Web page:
Blog: HOPE Fairs platform offers digital bridge between Vietnam and the rest of the world

Online product catalog helps link manufacturers with prospective customers around the globe

HO CHI MINH CITY, Vietnam — Earlier this year the Handicraft & Wood Industry Assn. of Ho Chi Minh City launched an online platform aimed at connecting Vietnamese furniture manufacturers with customers in the U.S. and beyond.

The HOPE Fairs (HAWA Online Platform for Exhibition) initiative was particularly timely given the many travel restrictions that kept customers from traveling to and from Asia. It became even more timely following the Delta spike that essentially brought the furniture and other industries in Vietnam almost to a complete standstill this past summer.

Today the country is on the path to resuming production and returning to full capacity, which likely won’t be achieved until the second quarter of 2022, officials predict.

That said, it will be critical for companies to maintain some kind of communication, even if it’s all done virtually. HAWA’s online platform is one way for manufacturers and their customers to communicate moving forward.

The platform is also a sign of HAWA’s continued efforts to use technology as a bridge across oceans and continents in recent years. The organization, which is comprised of smaller homegrown Vietnamese manufacturers, as opposed to large Chinese and Taiwanese-owned mega factories, has made major strides to do this, first through its website and later through its deployment of webinars to communicate to the furniture industry in and outside Asia. I know from experience as I have been involved in two of these webinars since earlier this year.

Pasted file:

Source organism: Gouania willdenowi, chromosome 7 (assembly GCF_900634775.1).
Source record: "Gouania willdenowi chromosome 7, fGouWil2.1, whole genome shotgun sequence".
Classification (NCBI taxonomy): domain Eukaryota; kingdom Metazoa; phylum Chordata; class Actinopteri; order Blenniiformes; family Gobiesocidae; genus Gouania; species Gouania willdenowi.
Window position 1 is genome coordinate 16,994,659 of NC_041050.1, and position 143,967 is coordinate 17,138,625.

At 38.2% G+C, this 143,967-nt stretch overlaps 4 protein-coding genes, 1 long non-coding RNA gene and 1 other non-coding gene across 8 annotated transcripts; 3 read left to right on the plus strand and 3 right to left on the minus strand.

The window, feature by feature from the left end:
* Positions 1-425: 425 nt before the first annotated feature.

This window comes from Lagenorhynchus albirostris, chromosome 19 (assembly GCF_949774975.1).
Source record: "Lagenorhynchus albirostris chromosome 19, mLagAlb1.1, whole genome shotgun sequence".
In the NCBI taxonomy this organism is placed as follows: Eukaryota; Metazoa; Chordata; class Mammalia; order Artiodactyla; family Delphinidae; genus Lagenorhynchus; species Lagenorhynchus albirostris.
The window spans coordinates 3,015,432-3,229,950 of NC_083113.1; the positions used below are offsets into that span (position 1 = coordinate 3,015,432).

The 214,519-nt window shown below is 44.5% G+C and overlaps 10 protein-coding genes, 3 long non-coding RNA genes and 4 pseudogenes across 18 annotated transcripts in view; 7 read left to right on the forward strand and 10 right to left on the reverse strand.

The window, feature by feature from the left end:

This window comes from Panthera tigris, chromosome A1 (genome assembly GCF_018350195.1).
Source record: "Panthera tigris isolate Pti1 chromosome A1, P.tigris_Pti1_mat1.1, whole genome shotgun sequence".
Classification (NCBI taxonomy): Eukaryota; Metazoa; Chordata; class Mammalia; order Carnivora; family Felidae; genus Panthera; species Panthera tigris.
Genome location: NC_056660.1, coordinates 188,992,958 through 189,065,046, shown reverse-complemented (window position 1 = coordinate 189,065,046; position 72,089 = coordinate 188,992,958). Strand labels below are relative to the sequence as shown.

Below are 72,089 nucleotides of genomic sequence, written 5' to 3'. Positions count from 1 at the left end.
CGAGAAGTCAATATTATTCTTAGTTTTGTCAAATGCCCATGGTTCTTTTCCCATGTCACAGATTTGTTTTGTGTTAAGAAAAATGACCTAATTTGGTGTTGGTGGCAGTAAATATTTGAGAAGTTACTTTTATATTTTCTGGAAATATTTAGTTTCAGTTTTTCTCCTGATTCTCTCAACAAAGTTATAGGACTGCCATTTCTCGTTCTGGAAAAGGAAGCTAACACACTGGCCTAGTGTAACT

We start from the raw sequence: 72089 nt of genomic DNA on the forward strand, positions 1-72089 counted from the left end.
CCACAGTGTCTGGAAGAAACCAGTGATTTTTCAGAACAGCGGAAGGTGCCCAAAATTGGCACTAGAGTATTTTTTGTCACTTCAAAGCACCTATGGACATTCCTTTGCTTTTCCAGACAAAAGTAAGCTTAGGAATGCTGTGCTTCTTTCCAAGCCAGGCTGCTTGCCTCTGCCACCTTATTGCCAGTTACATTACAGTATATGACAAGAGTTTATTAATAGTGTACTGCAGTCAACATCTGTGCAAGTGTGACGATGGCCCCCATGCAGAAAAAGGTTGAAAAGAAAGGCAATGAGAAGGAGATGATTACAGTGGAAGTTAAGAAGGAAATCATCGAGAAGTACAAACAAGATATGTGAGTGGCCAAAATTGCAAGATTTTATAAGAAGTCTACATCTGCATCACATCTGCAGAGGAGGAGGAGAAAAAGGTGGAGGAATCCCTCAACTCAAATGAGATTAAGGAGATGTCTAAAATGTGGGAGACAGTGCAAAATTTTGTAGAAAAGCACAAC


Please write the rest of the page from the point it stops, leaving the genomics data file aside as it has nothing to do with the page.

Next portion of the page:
Both virtual events obviously required some planning, particularly as we speakers gave presentations that could easily run well over the time allotted. But HAWA’s professionalism and attention to detail brought these events off without a hitch, which was good for both the presenters and the audience. While this was a mostly Vietnamese audience in each case, there also were plenty of viewers from other parts of the world, including the U.S. which is keenly interested in how Vietnam will emerge from this stalemate moving forward.

I thought of all this while learning more of late about the HOPE Fairs platform. Describing itself as a Virtual Gateway to the Vietnam Furniture Industry, it provides a menu of product categories and companies that produce those items. It also offers a link to those companies, providing email addresses for inquiries from new and existing customers.

Of course the site is still in its early stages, which means some categories are more heavily represented than others. For example, while bedroom and dining room segments turned up  dozens of SKUs combined, the hotel and contract furniture categories only turned up three resources. There were none represented in the children and nursery furniture category.

The upholstery segment also was fairly well represented, yet office furniture – at least residential office – wasn’t, which could be a missed opportunity given the still high demand for home office.

Thus with an estimated 500 member companies, HOPE Fairs certainly has a long way to go in terms of representing the collective strength of the Vietnamese furniture industry. Yet the platform appears to be a good start in getting some companies recognized for the types of products they can build for the U.S. and other markets.

It’s once again an example of how a homegrown industry is using technology to bridge the gap that both miles and travel restrictions have created to prevent manufacturers and their customers from communicating in person during the pandemic. As people start traveling once again, this obviously won’t be the only type of sourcing solution. But it could help supplement peoples’ sourcing initiatives as they get used to the idea of not having to travel so far, so often.

Thomas Russell

Home News Now Editor-in-Chief Thomas Russell has covered the furniture industry for 25 years at various daily and weekly consumer and trade publications. He can be reached at and at 336-508-4616.

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